Certainly not in nineteen ninety nine Mercedes. It's hard to hotwired. It's just hard to steal it.
You almost need a key to gain access to it if your car doesn't have a key. The next stop is a car dealership to have a new one made. But first, Gates and his crew searched the house looking for spare Mercedes key without success. And Gates quickly became convinced of one thing.
You thought finding this car was going to be the key to this?
That was going to be extremely important.
Did his friends and family printed up posters and along with law enforcement, launched a massive search, an army of people band together to try to help find her? And we broke up into teams and we mapped everything out in one mile increments to start to search every parking lot looking for her car.
We would ask people, have you seen this woman? Have you seen this car? It was frantic. It was heartbreaking.
And it was leading nowhere. At the same time, Detective Gates wondered who might have had a motive to have abducted from her home. Those most common of motives love, money, jealousy are always the ones police hug first. Like old friends, Didi made a lot of money being a realtor. She was successful. Yes, sir. How much money do you have in the bank? I think it was over seven figures, seven figures. A lot of murders committed for a lot less than that.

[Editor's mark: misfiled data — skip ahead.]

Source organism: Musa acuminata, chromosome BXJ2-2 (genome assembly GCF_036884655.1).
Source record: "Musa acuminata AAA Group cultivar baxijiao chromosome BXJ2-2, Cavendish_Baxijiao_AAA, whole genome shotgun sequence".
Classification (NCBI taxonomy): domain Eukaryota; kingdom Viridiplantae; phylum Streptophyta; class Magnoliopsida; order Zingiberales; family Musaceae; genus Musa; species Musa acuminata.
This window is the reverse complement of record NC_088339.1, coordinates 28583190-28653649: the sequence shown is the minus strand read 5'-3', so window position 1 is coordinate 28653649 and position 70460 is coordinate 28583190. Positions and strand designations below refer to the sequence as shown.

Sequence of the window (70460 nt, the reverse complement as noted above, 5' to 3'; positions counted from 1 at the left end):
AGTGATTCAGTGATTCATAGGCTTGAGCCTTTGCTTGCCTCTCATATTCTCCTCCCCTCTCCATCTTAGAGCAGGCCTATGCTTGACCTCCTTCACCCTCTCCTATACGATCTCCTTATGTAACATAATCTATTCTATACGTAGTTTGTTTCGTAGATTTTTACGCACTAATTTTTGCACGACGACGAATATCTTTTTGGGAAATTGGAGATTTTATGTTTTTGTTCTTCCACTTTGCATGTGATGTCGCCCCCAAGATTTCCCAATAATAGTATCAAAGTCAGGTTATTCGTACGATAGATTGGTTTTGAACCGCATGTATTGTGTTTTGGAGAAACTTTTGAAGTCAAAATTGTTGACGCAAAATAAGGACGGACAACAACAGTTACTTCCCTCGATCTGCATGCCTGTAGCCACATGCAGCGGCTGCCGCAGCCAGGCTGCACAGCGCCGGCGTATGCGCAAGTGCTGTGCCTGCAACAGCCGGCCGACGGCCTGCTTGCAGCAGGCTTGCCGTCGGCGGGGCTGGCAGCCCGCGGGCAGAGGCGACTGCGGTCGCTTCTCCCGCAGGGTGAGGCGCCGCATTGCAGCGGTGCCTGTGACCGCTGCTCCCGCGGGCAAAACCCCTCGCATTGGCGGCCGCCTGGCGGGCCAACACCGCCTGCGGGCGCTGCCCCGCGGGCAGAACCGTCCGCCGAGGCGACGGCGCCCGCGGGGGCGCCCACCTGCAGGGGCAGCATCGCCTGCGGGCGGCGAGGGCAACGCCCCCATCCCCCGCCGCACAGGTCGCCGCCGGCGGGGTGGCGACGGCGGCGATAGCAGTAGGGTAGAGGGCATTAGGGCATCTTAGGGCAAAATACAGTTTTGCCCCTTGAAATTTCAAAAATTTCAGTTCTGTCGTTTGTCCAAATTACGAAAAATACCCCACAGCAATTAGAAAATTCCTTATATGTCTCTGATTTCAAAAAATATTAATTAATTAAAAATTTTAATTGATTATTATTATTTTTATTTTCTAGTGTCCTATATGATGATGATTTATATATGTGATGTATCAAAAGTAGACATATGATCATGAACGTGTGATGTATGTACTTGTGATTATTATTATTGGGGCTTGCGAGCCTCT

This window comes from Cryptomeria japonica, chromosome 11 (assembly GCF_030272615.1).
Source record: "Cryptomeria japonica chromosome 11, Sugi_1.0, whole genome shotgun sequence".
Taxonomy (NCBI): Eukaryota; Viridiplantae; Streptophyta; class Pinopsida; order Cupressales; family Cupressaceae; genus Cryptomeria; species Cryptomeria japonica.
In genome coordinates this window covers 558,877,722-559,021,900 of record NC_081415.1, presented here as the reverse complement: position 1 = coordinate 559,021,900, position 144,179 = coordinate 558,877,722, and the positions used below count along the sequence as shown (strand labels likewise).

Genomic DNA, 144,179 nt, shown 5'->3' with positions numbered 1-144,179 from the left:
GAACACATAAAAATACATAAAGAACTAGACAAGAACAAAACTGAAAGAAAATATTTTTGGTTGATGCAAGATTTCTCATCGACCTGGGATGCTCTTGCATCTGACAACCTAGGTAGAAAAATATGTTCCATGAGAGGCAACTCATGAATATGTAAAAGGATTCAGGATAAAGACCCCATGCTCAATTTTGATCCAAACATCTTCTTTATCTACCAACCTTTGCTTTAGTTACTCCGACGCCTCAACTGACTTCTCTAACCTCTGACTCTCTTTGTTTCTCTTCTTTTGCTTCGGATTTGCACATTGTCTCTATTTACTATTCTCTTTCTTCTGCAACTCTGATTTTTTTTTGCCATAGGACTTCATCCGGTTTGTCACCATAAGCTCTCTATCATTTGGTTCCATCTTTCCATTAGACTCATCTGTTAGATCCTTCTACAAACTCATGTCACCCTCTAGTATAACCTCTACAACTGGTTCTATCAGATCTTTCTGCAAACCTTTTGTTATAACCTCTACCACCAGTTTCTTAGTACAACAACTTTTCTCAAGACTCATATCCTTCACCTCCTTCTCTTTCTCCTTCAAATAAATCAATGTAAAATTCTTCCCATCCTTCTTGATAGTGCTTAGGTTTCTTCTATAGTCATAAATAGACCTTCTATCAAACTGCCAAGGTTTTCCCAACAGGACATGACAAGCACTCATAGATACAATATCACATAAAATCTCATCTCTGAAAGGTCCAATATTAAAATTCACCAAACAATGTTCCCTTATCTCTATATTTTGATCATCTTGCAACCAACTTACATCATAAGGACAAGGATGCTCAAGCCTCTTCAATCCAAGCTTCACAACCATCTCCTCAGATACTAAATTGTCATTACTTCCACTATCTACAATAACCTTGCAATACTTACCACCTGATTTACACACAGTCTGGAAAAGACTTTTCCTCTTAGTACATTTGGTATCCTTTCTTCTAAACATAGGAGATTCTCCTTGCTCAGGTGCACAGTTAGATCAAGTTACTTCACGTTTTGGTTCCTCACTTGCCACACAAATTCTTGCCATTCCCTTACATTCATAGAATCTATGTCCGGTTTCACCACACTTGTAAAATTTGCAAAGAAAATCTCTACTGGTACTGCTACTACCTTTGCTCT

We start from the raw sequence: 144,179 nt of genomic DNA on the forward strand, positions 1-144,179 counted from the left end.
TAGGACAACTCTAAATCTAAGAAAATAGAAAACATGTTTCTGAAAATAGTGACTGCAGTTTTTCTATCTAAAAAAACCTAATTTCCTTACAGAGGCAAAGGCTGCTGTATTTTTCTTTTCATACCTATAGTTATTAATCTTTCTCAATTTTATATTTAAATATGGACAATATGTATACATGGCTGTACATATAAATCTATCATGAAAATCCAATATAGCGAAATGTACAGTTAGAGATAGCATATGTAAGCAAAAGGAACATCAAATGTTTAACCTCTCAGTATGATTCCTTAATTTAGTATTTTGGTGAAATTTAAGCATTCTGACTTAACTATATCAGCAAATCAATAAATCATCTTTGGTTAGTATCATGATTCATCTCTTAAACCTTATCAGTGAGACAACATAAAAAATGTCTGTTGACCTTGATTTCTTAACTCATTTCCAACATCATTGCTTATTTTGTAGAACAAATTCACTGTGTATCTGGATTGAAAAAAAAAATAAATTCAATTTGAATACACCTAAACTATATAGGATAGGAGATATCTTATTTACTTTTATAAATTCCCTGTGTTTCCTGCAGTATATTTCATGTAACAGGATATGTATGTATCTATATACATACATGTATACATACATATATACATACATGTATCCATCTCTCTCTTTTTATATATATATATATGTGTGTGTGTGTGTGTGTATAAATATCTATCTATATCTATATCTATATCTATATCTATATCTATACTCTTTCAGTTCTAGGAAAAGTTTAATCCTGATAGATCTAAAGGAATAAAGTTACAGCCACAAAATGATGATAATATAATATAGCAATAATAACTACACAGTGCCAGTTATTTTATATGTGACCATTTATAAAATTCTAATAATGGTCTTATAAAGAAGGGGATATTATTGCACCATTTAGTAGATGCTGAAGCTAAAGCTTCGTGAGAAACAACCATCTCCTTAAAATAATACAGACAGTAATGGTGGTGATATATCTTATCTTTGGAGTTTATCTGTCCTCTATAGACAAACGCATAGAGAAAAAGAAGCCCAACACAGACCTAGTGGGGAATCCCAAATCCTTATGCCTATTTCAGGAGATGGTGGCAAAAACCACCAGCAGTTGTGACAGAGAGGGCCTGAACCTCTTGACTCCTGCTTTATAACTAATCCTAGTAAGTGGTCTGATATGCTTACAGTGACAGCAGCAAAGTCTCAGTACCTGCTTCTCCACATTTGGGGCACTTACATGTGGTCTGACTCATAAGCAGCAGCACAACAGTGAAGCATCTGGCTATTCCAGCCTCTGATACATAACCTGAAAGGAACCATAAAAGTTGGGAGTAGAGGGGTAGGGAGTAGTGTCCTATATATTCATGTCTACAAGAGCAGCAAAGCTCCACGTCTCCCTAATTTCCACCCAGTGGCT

Absolutely. Who got that money in the event of her death? The beneficiaries were her two children. And the detective noticed something about the whereabouts of these two children, Mike and Julie, at the time of his disappearance.
They're both out of town at the time that their mother went missing. Why is that significant? Why wouldn't the reverse be more true? I thought that the mother goes missing and it just so happens that Mike, you know, is gone in San Jose and Julie's done in a resort. And it's been my experience that sometimes people dissipate stress after they commit a crime a different way. Some people drink, some people take drugs, and some people leave the area just to dissipate stress.